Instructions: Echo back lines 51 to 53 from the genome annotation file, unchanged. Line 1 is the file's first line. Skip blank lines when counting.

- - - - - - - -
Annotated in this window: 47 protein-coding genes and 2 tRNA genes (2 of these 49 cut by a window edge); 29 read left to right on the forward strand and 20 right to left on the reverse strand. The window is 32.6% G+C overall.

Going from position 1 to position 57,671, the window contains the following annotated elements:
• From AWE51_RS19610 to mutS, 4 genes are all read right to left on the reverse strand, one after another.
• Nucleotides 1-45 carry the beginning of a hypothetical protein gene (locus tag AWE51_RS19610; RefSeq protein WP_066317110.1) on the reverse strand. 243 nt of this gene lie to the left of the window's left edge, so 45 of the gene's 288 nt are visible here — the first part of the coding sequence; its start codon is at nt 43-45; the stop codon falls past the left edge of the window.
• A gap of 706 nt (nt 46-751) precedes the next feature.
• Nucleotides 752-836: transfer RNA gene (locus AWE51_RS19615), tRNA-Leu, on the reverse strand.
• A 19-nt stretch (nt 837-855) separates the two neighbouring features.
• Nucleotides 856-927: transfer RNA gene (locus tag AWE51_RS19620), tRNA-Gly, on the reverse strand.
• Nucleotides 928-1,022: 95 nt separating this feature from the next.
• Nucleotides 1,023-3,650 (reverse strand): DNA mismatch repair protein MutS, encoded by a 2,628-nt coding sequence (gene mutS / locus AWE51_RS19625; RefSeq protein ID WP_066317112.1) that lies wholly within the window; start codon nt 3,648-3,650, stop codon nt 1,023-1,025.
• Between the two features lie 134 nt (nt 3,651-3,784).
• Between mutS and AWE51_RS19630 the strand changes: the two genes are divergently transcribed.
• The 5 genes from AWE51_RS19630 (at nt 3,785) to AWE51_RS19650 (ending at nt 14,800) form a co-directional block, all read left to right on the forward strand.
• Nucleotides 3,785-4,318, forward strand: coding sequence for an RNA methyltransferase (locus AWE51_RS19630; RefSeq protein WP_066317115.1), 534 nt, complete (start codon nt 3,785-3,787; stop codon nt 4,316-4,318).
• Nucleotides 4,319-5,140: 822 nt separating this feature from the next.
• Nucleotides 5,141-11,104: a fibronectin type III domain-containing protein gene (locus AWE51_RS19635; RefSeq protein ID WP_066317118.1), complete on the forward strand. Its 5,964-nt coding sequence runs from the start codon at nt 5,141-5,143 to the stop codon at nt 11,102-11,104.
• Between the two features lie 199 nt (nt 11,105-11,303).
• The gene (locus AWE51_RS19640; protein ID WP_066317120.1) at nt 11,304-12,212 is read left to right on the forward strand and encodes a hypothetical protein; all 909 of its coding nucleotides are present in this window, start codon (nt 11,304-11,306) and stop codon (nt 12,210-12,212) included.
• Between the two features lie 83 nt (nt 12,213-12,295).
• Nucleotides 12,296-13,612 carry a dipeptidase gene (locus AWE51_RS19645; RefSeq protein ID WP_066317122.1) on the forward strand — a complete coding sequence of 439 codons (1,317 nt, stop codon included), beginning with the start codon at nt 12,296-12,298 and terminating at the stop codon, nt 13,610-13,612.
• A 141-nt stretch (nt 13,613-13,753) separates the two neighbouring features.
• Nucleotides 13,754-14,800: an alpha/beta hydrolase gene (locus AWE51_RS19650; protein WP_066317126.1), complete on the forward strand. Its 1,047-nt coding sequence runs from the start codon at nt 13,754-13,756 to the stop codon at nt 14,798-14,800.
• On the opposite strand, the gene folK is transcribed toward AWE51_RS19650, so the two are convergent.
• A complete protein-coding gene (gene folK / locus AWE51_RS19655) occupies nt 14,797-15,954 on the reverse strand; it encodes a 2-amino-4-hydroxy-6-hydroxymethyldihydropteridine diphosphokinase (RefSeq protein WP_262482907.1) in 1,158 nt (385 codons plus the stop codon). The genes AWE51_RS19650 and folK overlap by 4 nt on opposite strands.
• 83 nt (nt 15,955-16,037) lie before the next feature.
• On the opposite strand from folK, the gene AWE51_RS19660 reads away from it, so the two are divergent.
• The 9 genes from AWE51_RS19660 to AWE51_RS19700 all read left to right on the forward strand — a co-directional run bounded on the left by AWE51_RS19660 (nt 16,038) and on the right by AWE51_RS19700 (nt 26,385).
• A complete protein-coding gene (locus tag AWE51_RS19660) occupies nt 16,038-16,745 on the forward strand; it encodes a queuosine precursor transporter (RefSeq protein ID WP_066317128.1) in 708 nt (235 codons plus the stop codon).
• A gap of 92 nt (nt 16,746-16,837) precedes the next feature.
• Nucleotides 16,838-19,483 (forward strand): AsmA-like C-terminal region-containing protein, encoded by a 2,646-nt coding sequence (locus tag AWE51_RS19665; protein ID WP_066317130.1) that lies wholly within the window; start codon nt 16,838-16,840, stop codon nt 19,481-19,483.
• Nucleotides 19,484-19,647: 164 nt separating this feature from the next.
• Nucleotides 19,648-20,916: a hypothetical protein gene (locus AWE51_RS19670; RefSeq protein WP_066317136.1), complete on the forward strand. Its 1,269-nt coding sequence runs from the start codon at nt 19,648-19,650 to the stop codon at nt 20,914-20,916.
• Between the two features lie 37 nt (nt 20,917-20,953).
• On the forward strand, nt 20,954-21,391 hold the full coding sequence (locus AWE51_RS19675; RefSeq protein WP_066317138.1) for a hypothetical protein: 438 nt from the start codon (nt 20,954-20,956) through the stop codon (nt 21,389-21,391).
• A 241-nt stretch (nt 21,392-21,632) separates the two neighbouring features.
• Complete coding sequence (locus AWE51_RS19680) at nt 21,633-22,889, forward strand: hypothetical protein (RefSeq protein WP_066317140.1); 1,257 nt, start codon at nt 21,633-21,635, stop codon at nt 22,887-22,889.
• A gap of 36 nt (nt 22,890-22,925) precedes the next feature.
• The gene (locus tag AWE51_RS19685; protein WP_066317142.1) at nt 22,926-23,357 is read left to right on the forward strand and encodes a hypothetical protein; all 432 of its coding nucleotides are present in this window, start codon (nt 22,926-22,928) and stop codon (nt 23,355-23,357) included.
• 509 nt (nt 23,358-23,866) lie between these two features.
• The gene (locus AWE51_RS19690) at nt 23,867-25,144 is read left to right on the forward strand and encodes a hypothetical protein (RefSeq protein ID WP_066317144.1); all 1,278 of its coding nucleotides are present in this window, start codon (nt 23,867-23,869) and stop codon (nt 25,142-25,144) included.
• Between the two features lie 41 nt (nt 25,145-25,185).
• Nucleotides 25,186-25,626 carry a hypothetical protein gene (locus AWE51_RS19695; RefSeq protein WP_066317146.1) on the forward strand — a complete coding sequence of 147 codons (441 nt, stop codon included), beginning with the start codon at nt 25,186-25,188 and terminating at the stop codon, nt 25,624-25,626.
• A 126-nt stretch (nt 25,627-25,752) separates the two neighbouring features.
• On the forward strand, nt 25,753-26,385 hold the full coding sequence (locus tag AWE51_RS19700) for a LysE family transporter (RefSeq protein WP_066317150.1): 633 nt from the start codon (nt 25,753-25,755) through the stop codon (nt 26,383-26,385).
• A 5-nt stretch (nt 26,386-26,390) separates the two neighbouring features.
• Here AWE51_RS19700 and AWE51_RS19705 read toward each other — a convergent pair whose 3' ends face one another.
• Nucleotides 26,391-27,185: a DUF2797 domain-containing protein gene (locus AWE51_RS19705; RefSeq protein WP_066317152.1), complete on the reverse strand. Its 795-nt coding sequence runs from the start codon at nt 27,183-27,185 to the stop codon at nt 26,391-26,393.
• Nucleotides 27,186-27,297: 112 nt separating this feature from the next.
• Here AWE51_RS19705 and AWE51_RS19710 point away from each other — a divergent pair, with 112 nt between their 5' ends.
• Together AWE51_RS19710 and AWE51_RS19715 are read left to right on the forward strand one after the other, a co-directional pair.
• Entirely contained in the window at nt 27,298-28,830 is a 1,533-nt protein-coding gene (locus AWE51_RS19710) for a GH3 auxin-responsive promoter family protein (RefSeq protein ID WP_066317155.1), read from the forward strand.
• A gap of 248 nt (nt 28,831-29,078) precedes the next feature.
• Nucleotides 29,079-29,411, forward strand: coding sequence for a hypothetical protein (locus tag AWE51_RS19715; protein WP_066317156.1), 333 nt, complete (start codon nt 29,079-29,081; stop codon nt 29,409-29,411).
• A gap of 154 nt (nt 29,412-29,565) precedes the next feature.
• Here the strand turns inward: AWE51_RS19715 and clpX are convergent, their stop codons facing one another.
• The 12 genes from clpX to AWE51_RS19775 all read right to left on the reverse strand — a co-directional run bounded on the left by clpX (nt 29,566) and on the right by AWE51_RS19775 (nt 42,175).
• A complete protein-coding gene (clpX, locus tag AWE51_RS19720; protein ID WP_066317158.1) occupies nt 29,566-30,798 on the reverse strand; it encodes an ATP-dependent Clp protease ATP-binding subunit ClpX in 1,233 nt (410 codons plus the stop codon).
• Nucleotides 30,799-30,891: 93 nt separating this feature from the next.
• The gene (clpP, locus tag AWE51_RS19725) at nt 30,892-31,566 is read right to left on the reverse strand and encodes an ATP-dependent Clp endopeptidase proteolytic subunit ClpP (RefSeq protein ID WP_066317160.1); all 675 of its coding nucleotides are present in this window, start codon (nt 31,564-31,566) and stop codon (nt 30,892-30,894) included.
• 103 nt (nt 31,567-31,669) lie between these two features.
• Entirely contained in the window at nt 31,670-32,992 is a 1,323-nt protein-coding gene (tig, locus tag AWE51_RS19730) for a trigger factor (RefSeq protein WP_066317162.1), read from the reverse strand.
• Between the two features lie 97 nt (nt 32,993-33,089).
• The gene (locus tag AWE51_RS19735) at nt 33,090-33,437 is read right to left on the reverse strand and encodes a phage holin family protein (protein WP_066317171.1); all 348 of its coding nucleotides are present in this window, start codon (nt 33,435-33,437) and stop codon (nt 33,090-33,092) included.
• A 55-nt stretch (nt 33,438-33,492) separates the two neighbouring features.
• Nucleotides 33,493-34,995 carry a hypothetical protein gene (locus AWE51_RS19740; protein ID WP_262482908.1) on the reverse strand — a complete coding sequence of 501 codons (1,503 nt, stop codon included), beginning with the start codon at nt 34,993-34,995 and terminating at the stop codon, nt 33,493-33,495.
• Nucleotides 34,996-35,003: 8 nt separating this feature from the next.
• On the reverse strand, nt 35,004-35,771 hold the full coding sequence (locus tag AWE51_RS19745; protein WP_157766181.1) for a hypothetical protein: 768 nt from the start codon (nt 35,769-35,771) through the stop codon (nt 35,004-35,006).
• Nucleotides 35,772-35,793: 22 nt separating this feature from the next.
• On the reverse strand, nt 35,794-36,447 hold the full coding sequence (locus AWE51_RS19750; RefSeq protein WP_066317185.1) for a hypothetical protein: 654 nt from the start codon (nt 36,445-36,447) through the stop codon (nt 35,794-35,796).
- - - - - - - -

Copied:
• Entirely contained in the window at nt 27,298-28,830 is a 1,533-nt protein-coding gene (locus AWE51_RS19710) for a GH3 auxin-responsive promoter family protein (RefSeq protein ID WP_066317155.1), read from the forward strand.
• A gap of 248 nt (nt 28,831-29,078) precedes the next feature.
• Nucleotides 29,079-29,411, forward strand: coding sequence for a hypothetical protein (locus tag AWE51_RS19715; protein WP_066317156.1), 333 nt, complete (start codon nt 29,079-29,081; stop codon nt 29,409-29,411).